What if there was a global movement to inspire people everywhere to unleash their ideas and take the next step in their entrepreneurial journey? That question sparked the launch of Global Entrepreneurship Week (GEW) five years ago. This week, as 138 countries celebrate, the Institute takes a look at what we have been doing to generate innovation and entrepreneurship around the globe.
Are we preparing today’s youth to be successful in the workplace? I think that is a question that we as educators should be constantly asking ourselves. Getting a good (and hopefully international) education is not enough. We need to make sure that today’s youth are getting the skills and experience to create their own futures and be successful globally. This is one of the reasons I am so proud that IIE is partnering with the Alcoa Foundation to manage their 125th anniversary initiative to support internships for youth from around the Globe.
Higher education institutions, educational organizations, and governments around the world are continuously looking for new ways to engage internationally and to keep their academic institutions relevant and competitive. Funding organizations and governments are investing substantial resources in international education, and are seeking to identify new areas to support.
Monday, April 15, 2013
Guest blogger Susquehanna University Provost Carl Moses writes about the school's award-winning Global Opportunities program:
As I child, I was fortunate enough to have opportunities to travel with my family and explore different parts of the United States. I marveled at the expanse of the Grand Canyon, the bustle of New York City, the quaintness of a New England fishing village, the peacefulness of an ocean sunrise. Those experiences, contrasting in many ways with my southern rural surroundings, opened my eyes and gave me an appreciation of the diversity of the American culture and its people, as well as ways we connect with each other across that diversity.
In September 2011, I had the good fortune to participate in the first-ever Asia Pacific Economic Cooperation (APEC) Women in the Economy Summit. This historic event was driven by Secretary of State Hillary Rodham Clinton, and like so many initiatives launched during her time in office, it was designed not only to inspire, but to spur action for change. As I listened to Secretary Clinton and other dynamic speakers—women who had achieved the highest levels of success and impact in business, government, and civil society—the idea for a book was born.
Monday, March 25, 2013
Pitt Community College in Greenville, North Carolina was one of the recipients of IIE’s Andrew Heiskell Awards for Innovation in International Education at IIE’s Best Practices Conference last week. Pitt was honored for its International Education Travel Scholarship, which provides full funding for participation in a Pitt Community College Abroad-sanctioned program and seeks to eliminate financial barriers for students and faculty recipients.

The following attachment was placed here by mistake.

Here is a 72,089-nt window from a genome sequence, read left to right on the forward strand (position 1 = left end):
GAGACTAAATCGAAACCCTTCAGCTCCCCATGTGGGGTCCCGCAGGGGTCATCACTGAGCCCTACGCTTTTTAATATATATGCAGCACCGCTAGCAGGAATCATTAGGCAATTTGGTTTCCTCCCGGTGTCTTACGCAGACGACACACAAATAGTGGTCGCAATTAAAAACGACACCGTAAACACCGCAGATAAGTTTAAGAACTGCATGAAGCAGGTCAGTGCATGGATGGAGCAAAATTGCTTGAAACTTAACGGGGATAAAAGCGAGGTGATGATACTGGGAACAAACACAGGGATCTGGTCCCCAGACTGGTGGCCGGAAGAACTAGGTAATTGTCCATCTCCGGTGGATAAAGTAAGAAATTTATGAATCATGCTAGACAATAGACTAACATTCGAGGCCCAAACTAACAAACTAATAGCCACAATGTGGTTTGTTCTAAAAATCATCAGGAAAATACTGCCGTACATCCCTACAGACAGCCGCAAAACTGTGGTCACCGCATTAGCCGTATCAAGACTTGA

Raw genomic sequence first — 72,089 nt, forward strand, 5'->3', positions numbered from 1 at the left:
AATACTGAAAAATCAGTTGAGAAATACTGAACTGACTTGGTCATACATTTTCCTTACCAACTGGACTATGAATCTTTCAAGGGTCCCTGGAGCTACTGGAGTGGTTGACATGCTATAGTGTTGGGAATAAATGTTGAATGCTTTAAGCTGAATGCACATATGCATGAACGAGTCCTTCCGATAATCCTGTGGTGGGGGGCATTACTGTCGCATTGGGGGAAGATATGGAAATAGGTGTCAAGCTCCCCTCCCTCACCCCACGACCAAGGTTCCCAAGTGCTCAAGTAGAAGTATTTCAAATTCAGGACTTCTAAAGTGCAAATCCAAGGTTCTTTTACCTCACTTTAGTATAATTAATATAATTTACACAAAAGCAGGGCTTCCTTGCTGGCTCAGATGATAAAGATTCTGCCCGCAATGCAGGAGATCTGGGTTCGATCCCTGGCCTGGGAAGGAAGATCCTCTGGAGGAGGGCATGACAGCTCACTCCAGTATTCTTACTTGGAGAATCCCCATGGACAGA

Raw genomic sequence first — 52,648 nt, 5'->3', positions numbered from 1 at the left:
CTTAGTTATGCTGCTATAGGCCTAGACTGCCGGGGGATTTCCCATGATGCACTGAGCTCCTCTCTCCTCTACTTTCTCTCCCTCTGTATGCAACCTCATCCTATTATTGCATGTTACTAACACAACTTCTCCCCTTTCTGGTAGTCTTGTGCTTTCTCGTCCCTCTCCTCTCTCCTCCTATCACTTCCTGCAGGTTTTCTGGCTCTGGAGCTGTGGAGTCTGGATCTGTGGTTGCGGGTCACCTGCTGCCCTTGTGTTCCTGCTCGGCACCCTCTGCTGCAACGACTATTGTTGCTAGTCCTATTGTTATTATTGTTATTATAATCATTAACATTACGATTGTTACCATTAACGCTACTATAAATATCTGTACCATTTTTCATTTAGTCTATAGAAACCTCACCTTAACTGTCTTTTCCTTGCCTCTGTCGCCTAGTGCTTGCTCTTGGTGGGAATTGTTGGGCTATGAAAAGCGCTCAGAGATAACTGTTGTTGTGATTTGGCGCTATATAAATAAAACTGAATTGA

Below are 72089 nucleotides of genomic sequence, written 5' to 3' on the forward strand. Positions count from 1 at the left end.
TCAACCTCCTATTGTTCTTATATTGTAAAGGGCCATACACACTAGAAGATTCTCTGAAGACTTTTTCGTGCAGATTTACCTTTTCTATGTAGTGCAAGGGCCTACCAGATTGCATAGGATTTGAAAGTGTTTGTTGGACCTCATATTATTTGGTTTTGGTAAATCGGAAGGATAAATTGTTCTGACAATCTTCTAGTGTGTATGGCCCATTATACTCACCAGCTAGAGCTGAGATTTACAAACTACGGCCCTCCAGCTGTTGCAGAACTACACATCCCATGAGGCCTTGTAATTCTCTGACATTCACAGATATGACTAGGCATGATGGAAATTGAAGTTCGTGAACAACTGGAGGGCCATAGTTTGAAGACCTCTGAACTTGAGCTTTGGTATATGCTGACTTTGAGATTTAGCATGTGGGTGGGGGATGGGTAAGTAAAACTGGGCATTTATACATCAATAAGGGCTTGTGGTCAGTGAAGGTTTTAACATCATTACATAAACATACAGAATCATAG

I recently returned from the British Council sponsored conference on Entrepreneurship in Higher Education in Boston. The conference, which featured a variety of speakers from both the U.S. and from across the pond not only explored the role of Entrepreneurship in higher education, but also juxtaposed the British and U.S. approach to teaching entrepreneurship. The bottom line from the conference was that the U.S. is still the undisputed global leader in entrepreneurship education and the U.K. and the rest of the world still have some catching up to do, in particular in regards to creating the right campus environment for fostering entrepreneurship.
When you design a new program, you are optimistic but never know exactly how it will turn out. Will the program be as successful as envisioned? Will it meet its objectives? So, it was with excitement that I watched the following video about the 10-year anniversary of the GE Foundation Scholar-Leaders Program in Central Europe.
I’m well aware that beyond international education circles, the Institute of International Education is not exactly a household name. So you can imagine my surprise when, on my first trip to Libya in 2006 to explore restarting scholarship programs with the country, I met numerous people who were intimately familiar with IIE. I will never forget my first meeting at Libya’s National Oil Company, when a gentleman greeted me in near-flawless English. It turns out that he had studied in the United States in the 1970s on an IIE-administered scholarship program. Not only did he have fond memories of his studies and the university that hosted him, but he regaled us with stories of his arrival to the United States and the warm welcome he received from his IIE program officer, whose name he remembers to this day.